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Five Nevada families receive Centennial Awards



RENO, Nev. – Members of five long-time Nevada families will receive Centennial status this year, according to Liz

Three generations of the Harrigan family gathered in 1928

Warner, coordinator for the Nevada Centennial Awards Program. Centennial status is given to farms and ranches that have been in the same family for 100 years or more.

The oldest ranch is the Quilici Ranch in Dayton, established in 1881 by Luigi Quilici who immigrated from Italy. The ranch is currently owned by his grandsons, Salvatore, Ledo and Larry Quilici and their sister Rita Selmi. The ranch is almost totally surrounded by development but is still a haven for bald eagles, deer and other wildlife.

Peter Hanson Anker established his ranch in Lovelock in 1887 after immigrating from Denmark. He was a county commissioner, served as assemblyman in the 22nd Session of the Nevada Legislature, and was the grandfather of Cliff Young, former Chief Justice of the Nevada Supreme Court. Four generations of Anker’s descendants, including 91-year-old granddaughter Phyllis Anker Bendure, are being inducted for two portions of the original ranch they own.

Skip’s Place in Fallon was established in 1907 by Frances Harrigan. Harrigan was born in Gold Hill in 1873 and moved to Fallon when he was eleven to live with his grandparents after the deaths of his parents. He raised bees for honey, turkeys and cantaloupe, as well as Durham cattle. A 1911 article in the Fallon Eagle newspaper stated that Harrigan shipped 592 cases of honey, needing an eight horse team to bring it to town. His granddaughters Yvonne Prettyman and Sidney Ellen Imeson own the original ranch.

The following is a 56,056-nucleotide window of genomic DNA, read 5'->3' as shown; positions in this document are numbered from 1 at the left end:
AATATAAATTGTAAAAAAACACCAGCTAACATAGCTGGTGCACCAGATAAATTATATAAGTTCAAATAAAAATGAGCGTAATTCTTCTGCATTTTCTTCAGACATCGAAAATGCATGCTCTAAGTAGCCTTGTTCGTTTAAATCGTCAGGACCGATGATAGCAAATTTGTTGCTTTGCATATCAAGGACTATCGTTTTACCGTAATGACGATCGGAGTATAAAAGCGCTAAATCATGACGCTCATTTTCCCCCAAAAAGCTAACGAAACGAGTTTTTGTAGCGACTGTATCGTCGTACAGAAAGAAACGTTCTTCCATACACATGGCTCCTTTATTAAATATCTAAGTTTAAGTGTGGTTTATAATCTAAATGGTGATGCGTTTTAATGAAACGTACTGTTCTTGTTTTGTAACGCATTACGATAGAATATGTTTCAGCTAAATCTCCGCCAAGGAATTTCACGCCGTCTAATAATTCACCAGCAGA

The Lawrence Ranch, also in Fallon, was established in 1908 by Charles A. Lawrence who worked as a surveyor for the Bureau of Reclamation. Lawrence raised hay, sheep, horses and turkeys and had a small

Pete Anker (left), his wife Julia Faas (right) and their children

dairy. After his passing, his wife added chickens to the farm, raising 1,000 chickens for eggs and meat. The ranch is currently owned by grandson Ronald Lawrence.

The awards ceremony will be held during the Wild West Fair in Reno, Aug. 28, 11:00 am. The public is invited. For more information, contact Liz Warner at (775) 857-8500 x 105 or [email protected].

Forty families have received Nevada Centennial status since the program started in 2004. The Centennial Awards Program is sponsored by the Agricultural Council of Nevada, USDA Natural Resources Conservation Service, Nevada Farm Bureau, Nevada Agricultural Foundation, Nevada Heritage Foundation, Nevada Cattlemen’s Assoc., and Nevada Dept. of Agriculture.

For more information about the Centennial Awards Program, visit the Nevada NRCS website at http://www.nv.nrcs.usda.gov/centennial_awards.html.

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